6. Develop the book along the new lines. More surprises may follow, but (probably) no more actual twists

If you like the whole twist idea, it’s worth taking time just to think through what expectations your reader has – or could have, if you went to the trouble of building false expectations. The more solid and unquestioned those expectations, the more enjoyable the act of exploding them will be.

Once you have that basic notion, you just need to backfill with everything else: embed those expectations as carefully as you can, foreshadow the real truth, detonate as explosively and loudly as you can.

That, my old buddies, is the art of the plot twist. As I say, it’s not actually a route I’ve travelled down all that much and it’s definitely not essential to writing a great book – not even if, like me, you dwell in crime-thriller-land, where twists are much talked about.

That’s me done for this week, old buddies. Have a lovely weekend.

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Comments (8)
    • Love this! So helpful and lots to think about – thanks. 

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      • You're welcome!!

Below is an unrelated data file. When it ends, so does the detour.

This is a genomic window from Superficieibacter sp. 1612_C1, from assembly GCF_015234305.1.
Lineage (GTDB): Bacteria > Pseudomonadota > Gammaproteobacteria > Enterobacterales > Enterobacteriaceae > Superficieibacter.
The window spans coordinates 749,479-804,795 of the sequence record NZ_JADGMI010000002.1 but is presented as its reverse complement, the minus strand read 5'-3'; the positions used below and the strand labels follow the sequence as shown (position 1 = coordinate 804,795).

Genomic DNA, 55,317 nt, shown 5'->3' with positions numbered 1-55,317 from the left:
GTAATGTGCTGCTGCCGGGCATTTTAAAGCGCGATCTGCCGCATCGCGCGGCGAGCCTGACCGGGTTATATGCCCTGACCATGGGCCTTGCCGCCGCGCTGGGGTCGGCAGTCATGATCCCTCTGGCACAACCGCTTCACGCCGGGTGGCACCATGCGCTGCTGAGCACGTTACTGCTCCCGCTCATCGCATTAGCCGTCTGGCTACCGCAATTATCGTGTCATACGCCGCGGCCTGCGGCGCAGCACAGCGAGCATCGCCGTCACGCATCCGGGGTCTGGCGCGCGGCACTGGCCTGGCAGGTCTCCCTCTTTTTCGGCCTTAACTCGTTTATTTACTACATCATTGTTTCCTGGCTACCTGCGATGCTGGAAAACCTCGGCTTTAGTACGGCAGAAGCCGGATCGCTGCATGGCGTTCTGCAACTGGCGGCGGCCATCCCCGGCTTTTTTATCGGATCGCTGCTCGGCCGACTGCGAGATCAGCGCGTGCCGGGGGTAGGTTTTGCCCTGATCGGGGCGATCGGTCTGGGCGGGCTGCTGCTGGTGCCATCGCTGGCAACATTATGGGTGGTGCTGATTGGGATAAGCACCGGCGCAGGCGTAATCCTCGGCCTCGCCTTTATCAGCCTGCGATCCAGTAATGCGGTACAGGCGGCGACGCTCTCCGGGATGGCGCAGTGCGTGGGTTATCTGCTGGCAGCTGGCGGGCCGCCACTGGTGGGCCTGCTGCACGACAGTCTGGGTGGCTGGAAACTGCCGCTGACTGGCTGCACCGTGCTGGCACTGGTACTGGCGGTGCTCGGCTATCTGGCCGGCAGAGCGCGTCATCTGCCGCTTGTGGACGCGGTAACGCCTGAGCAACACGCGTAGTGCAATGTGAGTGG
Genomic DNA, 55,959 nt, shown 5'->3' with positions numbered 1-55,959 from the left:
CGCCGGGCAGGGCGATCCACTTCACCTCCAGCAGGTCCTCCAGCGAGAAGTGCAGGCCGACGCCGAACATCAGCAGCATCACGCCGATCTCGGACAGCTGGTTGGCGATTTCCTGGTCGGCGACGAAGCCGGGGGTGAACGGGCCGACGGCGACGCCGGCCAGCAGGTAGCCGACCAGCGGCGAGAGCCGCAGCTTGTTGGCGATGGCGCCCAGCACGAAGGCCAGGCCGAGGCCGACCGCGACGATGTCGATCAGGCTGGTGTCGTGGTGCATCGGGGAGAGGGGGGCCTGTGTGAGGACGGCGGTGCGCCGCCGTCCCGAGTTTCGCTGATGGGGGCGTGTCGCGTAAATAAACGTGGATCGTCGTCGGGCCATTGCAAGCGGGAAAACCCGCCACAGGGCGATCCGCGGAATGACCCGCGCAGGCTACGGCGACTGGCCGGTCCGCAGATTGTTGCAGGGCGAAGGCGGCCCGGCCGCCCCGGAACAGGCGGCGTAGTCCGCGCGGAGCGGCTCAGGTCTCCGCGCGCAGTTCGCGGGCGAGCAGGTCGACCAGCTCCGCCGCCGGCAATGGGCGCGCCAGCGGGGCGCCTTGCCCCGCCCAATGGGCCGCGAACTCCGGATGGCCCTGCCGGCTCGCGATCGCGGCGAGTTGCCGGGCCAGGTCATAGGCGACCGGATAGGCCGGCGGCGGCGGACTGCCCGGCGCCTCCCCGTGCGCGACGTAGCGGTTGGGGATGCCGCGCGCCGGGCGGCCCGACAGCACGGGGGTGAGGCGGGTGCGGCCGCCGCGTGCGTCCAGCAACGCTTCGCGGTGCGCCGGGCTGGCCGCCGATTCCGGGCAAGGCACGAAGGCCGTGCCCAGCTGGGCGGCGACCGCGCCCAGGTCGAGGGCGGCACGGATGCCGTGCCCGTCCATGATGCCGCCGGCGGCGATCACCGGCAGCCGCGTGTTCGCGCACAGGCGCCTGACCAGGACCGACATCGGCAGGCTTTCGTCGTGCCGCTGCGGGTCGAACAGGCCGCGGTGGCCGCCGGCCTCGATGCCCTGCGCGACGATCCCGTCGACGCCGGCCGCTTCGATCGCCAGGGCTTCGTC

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      • Hmm…

        That's one kind of twist Harry. But is it what most people refer to as such? (I would call it more the subversion.)

        I hold that a good, compelling story is one where the reader is asking: how will the author get the characters out of that without it feeling contrived? The "twist," per se, is the solution that makes sense, that is obvious in retrospect, never the first – not even the fifth, perhaps not the fiftieth – thing they (or the author) would think of. But it is a solution that satisfies, that is worthy of the impossible conundrum the author presented in the beginning.

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        • Yes, plot twists are over-rated in my opinion and all part of that unhealthy craving society has for everything high-concept and gasp-worthy.

          They're also a bit risky in that, once you've built up a reader's expectations in one way, to do something completely different can either be received as (a) ingenious or (b) duplicitous and disappointing. I recently read We Were Liars (e. lockhart) - loved it overall, lovely simple style but really engrossing. But when the plot twist came (yes, it's major, not just a surprise), I was confused at first and wondered how realistic it could be given the story I'd bought into. If I hadn't been so invested and captured by the writing style, I might have gone back to see if I could pick it apart. As it is, I decided to trust the author and vowed to reread it at some point with a more critical view of the writing. So she judged it well in this case and won me over, but lesser writers might have been discarded at that moment with a 'that's ludicrous'. (As an aside, I didn't like the title either, it didn't really fit well to the narrative for me and kept distracting me.)